Investors who firmly believe they should have access to comprehensive cap tables may present their case to your company, in which you may give it some thought. Typically, major investors will have particular, private legal rights to receive recurring financial statements and cap table amendments. They could even send a delegate who is an auditor or member of the board, in which case they will have access to the data they want, as stipulated in the equity financing documents.
How to maintain a cap table for investors?
Maintaining a simple and up-to-date cap table is important for the startup’s future and securing investors’ funding. Here are some strategies to maintain the cap table for investors.
- Keep it up to date – Simple and orderly cap tables are excellent. Always update the cap table. This includes new shareholders, share transfers, stock option exercises, firm repurchases, and other events. All this might happen every day and affect each shareholder’s firm ownership. A well-organized cap table will help you make quick and knowledgeable share choices. Cap table software is favoured over the classic spreadsheet cap table. Keep the cap table and statistics organized, so they’re helpful when pitching new investors.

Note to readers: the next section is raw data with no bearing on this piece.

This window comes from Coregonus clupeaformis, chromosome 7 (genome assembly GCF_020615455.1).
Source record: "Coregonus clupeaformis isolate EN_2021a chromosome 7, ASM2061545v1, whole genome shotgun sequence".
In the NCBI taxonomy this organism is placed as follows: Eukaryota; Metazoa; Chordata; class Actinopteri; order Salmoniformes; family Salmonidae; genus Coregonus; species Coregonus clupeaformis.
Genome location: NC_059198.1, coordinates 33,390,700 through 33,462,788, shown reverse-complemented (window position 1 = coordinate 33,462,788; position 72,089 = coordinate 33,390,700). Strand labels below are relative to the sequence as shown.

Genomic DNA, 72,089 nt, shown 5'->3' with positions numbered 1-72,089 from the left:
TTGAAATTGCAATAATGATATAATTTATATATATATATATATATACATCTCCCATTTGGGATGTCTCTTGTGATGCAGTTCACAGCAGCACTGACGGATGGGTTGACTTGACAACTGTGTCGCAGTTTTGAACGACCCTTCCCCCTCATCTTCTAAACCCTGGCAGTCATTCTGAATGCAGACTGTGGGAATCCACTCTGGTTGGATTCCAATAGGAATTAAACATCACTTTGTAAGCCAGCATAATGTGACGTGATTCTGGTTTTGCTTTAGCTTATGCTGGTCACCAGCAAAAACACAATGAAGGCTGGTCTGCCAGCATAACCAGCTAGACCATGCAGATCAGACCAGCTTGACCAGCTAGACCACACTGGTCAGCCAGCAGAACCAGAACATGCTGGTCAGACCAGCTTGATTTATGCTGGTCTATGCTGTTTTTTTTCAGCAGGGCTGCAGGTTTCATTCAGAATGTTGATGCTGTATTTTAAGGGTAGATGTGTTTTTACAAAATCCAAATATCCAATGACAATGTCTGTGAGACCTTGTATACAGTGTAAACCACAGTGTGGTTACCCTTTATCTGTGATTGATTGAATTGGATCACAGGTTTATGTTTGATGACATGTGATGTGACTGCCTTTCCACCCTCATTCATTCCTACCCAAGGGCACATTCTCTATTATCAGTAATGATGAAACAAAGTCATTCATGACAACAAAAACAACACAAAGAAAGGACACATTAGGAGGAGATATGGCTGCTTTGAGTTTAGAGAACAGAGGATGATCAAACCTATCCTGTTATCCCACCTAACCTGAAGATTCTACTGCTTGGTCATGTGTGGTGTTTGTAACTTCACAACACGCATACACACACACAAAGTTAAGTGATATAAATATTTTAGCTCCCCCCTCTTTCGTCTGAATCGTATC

- Include convertible note details – Convertible notes are prevalent in seed-stage business funding. It’s good for seed-stage startups with little product or revenue traction. Instead of discounting the latter price, the corporation might delay the decision. Most startups miss including Convertible Notes on their cap table for investors. Incoming investors make judgments based on ownership dilution and are frequently startled by convertible notes. What would happen if a new investment of $1 million has $2 million in unknown notes on a $5 million pre-money valuation? The new investor may think they control 20% of the firm when it’s significantly less.
- Include your future ESOP pool plan – The workforce is the most important resource for every new startup. The most efficient method is implementing an employee stock option program or ESOP to have highly engaged employees and a strong work culture. Your ambitions for future employees and exponential company growth may or may fail, depending on how well your ESOP is laid up. Define your strategy for future employee stock option pools, particularly how you want the options to vest.
- Add pre-money valuation – Pre-money valuation, as the name implies, refers to a company’s stock worth before receiving funding from a new round. The fair value of the shares and the amount the firm should seek from new investors are references provided by adding this pre-money valuation to the business’s Cap Table when planning. This pre-money valuation also provides prospective investors with a point of reference for the percentage of the firm they will own if they invest a certain amount of money.